Also expect people to be like, “Look! A dog!” Pointing at you like they’ve never seen one before.

If you bring any sort of wet food and leave it in your bag, your bag will be searched. After the first time of dealing with the hassle of them pulling me aside to search my bag, I only bring dry kibble for flights now.

On the plane

Once on the plane, your pet is expected to stay zipped up in the kennel. Depending on the flight and your flight attendants, they may allow you to unzip it to give them some water during the flight. I have also had flight attendants get pretty upset with me for unzipping the carrier to give the pet water.

Offering water to a puppy mid-flight

Be cautious with whatever you choose to do. But keep in mind, the safety and well being of your pet always comes first ahead of any of the rules.

One time I was on a flight where I thought my puppy was dying. The plane was hotter than hot and when I reached down to check on it, it wasn’t moving. I was out of my seat and in the aisle so fast hauling the pup out of the kennel asking for ice water. Most of the flight attendants on that flight were okay and willing to help, but then there was the one that was like you can’t do that.

You are the biggest and only advocate for your pet. Do what you have to do to keep them safe.

During your layover

You are likely going to have a layover. Unless you live in a hub city. In that case, I envy you.

Most of the larger airports have pet relief areas now. Do some research before your trip to find out where in the airport they are located. Whenever I travel, they seem to be on the opposite side as my flights. I usually end up letting them out in a women’s restroom and laying a piddle pad on the floor. Do they use the pad? Nope. But it’s nice to have to mop it up when they pee as far away from the pad as possible.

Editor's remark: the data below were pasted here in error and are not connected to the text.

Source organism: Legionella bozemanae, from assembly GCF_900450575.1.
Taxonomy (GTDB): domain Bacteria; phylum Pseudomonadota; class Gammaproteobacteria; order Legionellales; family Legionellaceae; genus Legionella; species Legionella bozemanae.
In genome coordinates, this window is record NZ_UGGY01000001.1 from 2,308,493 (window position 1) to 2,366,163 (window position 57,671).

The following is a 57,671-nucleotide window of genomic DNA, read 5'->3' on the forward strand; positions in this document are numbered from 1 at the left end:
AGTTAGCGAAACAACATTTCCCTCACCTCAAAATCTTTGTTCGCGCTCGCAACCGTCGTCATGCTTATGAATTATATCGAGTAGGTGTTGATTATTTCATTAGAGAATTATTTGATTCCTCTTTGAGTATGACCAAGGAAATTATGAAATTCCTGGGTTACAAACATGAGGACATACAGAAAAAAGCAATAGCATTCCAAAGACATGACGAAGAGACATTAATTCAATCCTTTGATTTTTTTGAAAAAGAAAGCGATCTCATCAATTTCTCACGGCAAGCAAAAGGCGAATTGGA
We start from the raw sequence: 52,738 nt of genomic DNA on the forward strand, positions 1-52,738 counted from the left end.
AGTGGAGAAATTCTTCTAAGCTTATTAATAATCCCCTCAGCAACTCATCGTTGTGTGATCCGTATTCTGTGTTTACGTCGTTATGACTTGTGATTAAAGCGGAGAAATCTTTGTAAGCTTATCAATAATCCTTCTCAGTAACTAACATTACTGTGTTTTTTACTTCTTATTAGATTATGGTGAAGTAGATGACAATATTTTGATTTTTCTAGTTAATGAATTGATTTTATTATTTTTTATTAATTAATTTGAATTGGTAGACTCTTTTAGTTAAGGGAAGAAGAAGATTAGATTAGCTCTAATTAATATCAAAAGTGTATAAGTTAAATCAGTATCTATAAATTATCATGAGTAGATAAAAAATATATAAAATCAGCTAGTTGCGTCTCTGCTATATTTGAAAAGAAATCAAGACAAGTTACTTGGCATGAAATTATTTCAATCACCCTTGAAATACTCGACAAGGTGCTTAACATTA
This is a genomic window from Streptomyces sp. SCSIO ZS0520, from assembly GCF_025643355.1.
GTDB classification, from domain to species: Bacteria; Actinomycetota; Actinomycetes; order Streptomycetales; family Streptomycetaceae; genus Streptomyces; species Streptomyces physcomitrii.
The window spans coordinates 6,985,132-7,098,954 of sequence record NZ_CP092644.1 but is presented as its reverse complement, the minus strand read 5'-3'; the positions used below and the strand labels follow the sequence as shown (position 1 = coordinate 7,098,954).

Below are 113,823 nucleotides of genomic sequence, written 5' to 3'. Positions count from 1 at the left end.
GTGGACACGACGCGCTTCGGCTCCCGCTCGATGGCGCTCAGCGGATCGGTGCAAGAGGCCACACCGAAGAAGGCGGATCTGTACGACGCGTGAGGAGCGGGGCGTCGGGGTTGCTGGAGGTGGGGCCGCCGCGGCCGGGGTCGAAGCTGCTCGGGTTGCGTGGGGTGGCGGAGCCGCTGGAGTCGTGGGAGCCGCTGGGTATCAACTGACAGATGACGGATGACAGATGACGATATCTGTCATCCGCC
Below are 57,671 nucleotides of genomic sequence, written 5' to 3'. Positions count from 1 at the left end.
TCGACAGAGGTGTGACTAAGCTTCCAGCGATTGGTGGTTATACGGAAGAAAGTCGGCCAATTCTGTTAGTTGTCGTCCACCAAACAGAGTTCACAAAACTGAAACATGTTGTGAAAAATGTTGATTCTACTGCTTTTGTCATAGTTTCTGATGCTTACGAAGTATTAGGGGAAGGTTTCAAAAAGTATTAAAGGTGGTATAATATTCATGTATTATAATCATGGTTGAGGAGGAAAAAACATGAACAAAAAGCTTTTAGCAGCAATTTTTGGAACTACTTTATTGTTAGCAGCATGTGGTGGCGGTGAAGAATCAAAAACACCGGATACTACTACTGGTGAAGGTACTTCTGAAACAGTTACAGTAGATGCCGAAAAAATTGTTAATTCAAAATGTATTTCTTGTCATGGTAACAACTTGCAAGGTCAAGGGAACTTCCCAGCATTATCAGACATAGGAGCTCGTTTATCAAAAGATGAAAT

Puppy drinking water in the pet relief area

You should also give your pet plenty of time to drink water during the layover. I choose not to feed them during this time in case they get motion sick. I don’t want to clean up or smell their vomit or poop. Other passengers don’t want to smell it. And they don’t want to hang out in the carrier covered in it for however many hours your flight is.

Another option if you want your pet to have a little bit of food is to offer it as treats throughout the day. Even still, don’t give them too much food for the same reasons listed in the paragraph above.

The next flight

You’ve both done one now and should know what to expect. Don’t be alarmed if you pet cries for the first little bit. I personally think it’s best to let them cry it out and not interfere. People might give you some dirty looks, but they should be minding their own business.

If your pet continues to carry on, consider spraying some Rescue Remedy in their mouth the get them to relax. It’s all natural and the equivalent to humans drinking chamomile tea before bed.

puppy chewing on kennel
Puppy chewing on kennel

Things to bring

I’ve written a whole other post on what you need to bring when traveling and you can read that here.

Have you flown with your pet before? Any other words of wisdom you would like to share?

Tell us in the comments below!